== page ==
Position of the WHO at the beginning of the pandemic
© picture alliance / Keystone / Salvatore Di Nolfi
WHO Director-General Tedros Ghebreyesus.
This trend is weakening the authority of the WHO. For example, its recommendations regarding the 2014 Ebola epidemic, a serious international health crisis, were implemented only insufficiently or not at all. Moreover, the WHO has long been chronically underfinanced and understaffed by member states.
The geopolitical climate at the beginning of the pandemic was marked by economic and political tensions between the USA and China. They led to an early and pronounced politicisation of the Covid-19 debate and affected the work of the WHO.
The architecture of the WHO is conflict-prone too. There are inherent tensions between the independent work of the secretariat, the executive and the sovereign interests of the 194 member states. The duty to take care of all people’s health rights is enshrined in the WHO’s constitution, but it must also navigate centres of power in nation states. All too often, however, national governments focus more on corporate interests than on public health even in their own country.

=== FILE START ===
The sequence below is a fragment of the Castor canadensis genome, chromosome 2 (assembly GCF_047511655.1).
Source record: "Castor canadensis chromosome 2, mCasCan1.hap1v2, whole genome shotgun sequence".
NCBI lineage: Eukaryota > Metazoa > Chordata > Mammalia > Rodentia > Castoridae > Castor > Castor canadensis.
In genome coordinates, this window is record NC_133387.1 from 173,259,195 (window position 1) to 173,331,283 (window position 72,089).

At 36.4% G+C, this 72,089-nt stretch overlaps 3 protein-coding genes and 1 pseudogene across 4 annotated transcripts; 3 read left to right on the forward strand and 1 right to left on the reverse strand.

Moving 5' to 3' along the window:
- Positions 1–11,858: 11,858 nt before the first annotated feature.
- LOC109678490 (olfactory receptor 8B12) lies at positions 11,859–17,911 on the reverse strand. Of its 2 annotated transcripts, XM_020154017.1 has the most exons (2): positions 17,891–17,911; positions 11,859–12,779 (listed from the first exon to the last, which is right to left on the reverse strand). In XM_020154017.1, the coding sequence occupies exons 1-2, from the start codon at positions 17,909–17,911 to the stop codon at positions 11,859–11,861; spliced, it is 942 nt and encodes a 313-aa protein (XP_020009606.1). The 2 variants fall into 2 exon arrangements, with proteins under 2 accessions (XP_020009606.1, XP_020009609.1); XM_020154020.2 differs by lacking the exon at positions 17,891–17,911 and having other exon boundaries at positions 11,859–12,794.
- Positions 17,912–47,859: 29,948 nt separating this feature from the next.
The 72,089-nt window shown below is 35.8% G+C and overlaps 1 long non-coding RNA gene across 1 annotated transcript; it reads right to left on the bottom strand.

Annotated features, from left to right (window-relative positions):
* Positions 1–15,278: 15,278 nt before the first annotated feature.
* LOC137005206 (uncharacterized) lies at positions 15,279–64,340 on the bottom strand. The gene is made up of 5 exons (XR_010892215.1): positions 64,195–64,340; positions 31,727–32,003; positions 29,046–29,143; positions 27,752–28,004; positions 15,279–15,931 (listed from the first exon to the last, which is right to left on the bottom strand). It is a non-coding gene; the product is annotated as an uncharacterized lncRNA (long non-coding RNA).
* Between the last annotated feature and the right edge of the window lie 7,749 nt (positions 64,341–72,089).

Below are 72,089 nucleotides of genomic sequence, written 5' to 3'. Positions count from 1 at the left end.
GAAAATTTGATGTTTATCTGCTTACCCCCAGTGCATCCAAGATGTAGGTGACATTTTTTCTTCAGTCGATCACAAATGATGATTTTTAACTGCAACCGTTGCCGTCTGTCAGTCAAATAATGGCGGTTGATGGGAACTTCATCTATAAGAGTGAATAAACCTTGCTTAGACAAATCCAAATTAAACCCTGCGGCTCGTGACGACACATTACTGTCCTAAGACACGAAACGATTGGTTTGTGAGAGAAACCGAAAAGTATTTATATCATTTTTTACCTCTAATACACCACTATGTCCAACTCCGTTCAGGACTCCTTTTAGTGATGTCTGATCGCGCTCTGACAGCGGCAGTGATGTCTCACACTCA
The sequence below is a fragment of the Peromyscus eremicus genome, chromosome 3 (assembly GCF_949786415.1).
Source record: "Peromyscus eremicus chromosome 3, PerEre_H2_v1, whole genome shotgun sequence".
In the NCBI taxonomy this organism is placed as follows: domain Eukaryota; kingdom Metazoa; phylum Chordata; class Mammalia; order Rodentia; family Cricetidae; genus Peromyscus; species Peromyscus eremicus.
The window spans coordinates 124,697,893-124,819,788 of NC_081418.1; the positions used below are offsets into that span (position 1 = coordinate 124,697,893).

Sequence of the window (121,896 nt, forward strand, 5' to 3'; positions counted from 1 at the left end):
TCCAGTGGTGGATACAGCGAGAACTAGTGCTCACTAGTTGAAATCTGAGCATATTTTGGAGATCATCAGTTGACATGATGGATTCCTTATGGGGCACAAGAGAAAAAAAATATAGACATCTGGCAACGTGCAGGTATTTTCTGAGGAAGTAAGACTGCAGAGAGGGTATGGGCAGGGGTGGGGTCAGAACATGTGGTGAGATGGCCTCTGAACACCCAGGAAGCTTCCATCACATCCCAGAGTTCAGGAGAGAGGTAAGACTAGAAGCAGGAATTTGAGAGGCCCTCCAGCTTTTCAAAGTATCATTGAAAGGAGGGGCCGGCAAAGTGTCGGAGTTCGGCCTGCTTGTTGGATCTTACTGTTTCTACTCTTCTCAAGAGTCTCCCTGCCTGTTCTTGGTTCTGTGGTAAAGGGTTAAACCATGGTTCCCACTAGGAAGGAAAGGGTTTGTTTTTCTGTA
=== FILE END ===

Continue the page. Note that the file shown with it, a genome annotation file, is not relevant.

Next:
This dualism is also evident in how the normative function of the WHO on health issues diverges from its tangible work in member countries. Things are particularly striking when it comes to declaring a public health emergency of international concern (PHEIC). In such emergencies, local operations of WHO country offices and onsite teams often have a bearing on national sovereignty. The dualism was obvious before the pandemic. The authority of the WHO and its ability to criticise members states in the name of global health are limited by its financial and political dependence on member nations.
Andreas Wulf is the Berlin representative of medico international, a civil-society organisation.
Anton Sundberg is a student assistant at medico international.